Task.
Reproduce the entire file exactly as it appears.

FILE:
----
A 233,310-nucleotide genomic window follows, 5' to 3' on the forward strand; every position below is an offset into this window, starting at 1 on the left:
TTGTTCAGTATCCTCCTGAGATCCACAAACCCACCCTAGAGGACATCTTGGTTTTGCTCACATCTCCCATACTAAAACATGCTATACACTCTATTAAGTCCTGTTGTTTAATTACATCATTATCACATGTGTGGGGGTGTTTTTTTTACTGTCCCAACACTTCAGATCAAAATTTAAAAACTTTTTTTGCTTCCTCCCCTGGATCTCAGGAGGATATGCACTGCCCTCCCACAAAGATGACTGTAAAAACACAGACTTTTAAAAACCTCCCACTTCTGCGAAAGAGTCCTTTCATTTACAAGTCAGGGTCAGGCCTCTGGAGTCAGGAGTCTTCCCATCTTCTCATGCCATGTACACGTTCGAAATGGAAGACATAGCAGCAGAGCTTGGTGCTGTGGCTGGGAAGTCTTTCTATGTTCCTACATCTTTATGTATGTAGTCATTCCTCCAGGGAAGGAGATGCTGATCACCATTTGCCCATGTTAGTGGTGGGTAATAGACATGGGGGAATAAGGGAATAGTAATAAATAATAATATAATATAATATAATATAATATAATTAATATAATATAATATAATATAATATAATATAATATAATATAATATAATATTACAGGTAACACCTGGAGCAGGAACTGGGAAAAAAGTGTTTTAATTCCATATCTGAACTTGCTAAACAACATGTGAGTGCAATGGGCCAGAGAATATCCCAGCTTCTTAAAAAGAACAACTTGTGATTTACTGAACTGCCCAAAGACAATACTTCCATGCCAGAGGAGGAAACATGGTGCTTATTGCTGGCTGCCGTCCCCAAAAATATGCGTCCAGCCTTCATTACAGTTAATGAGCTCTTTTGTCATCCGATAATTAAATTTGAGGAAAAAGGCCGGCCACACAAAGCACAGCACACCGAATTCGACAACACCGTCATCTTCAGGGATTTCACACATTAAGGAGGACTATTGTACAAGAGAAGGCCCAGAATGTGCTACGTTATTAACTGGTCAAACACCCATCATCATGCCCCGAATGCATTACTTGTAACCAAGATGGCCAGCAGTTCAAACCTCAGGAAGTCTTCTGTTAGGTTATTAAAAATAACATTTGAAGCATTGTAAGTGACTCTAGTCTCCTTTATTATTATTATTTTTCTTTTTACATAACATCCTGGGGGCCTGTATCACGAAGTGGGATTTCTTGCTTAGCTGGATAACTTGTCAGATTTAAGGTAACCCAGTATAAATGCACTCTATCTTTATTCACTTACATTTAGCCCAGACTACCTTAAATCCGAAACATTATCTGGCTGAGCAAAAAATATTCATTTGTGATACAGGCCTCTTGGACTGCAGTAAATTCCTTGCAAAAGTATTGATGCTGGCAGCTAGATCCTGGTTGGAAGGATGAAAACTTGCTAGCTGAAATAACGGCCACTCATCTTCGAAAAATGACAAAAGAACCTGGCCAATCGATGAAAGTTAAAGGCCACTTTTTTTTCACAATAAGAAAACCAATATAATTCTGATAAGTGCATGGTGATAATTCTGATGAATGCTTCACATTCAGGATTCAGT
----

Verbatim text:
A 233,310-nucleotide genomic window follows, 5' to 3' on the forward strand; every position below is an offset into this window, starting at 1 on the left:
TTGTTCAGTATCCTCCTGAGATCCACAAACCCACCCTAGAGGACATCTTGGTTTTGCTCACATCTCCCATACTAAAACATGCTATACACTCTATTAAGTCCTGTTGTTTAATTACATCATTATCACATGTGTGGGGGTGTTTTTTTTACTGTCCCAACACTTCAGATCAAAATTTAAAAACTTTTTTTGCTTCCTCCCCTGGATCTCAGGAGGATATGCACTGCCCTCCCACAAAGATGACTGTAAAAACACAGACTTTTAAAAACCTCCCACTTCTGCGAAAGAGTCCTTTCATTTACAAGTCAGGGTCAGGCCTCTGGAGTCAGGAGTCTTCCCATCTTCTCATGCCATGTACACGTTCGAAATGGAAGACATAGCAGCAGAGCTTGGTGCTGTGGCTGGGAAGTCTTTCTATGTTCCTACATCTTTATGTATGTAGTCATTCCTCCAGGGAAGGAGATGCTGATCACCATTTGCCCATGTTAGTGGTGGGTAATAGACATGGGGGAATAAGGGAATAGTAATAAATAATAATATAATATAATATAATATAATATAATTAATATAATATAATATAATATAATATAATATAATATAATATAATATAATATTACAGGTAACACCTGGAGCAGGAACTGGGAAAAAAGTGTTTTAATTCCATATCTGAACTTGCTAAACAACATGTGAGTGCAATGGGCCAGAGAATATCCCAGCTTCTTAAAAAGAACAACTTGTGATTTACTGAACTGCCCAAAGACAATACTTCCATGCCAGAGGAGGAAACATGGTGCTTATTGCTGGCTGCCGTCCCCAAAAATATGCGTCCAGCCTTCATTACAGTTAATGAGCTCTTTTGTCATCCGATAATTAAATTTGAGGAAAAAGGCCGGCCACACAAAGCACAGCACACCGAATTCGACAACACCGTCATCTTCAGGGATTTCACACATTAAGGAGGACTATTGTACAAGAGAAGGCCCAGAATGTGCTACGTTATTAACTGGTCAAACACCCATCATCATGCCCCGAATGCATTACTTGTAACCAAGATGGCCAGCAGTTCAAACCTCAGGAAGTCTTCTGTTAGGTTATTAAAAATAACATTTGAAGCATTGTAAGTGACTCTAGTCTCCTTTATTATTATTATTTTTCTTTTTACATAACATCCTGGGGGCCTGTATCACGAAGTGGGATTTCTTGCTTAGCTGGATAACTTGTCAGATTTAAGGTAACCCAGTATAAATGCACTCTATCTTTATTCACTTACATTTAGCCCAGACTACCTTAAATCCGAAACATTATCTGGCTGAGCAAAAAATATTCATTTGTGATACAGGCCTCTTGGACTGCAGTAAATTCCTTGCAAAAGTATTGATGCTGGCAGCTAGATCCTGGTTGGAAGGATGAAAACTTGCTAGCTGAAATAACGGCCACTCATCTTCGAAAAATGACAAAAGAACCTGGCCAATCGATGAAAGTTAAAGGCCACTTTTTTTTCACAATAAGAAAACCAATATAATTCTGATAAGTGCATGGTGATAATTCTGATGAATGCTTCACATTCAGGATTCAGT